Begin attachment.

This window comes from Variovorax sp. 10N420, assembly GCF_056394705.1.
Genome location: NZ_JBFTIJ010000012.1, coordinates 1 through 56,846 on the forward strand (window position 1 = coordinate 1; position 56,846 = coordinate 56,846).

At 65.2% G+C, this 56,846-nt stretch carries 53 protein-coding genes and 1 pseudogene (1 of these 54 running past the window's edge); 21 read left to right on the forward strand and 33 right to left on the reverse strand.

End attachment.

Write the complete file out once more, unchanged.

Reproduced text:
This window comes from Variovorax sp. 10N420, assembly GCF_056394705.1.
Genome location: NZ_JBFTIJ010000012.1, coordinates 1 through 56,846 on the forward strand (window position 1 = coordinate 1; position 56,846 = coordinate 56,846).

At 65.2% G+C, this 56,846-nt stretch carries 53 protein-coding genes and 1 pseudogene (1 of these 54 running past the window's edge); 21 read left to right on the forward strand and 33 right to left on the reverse strand.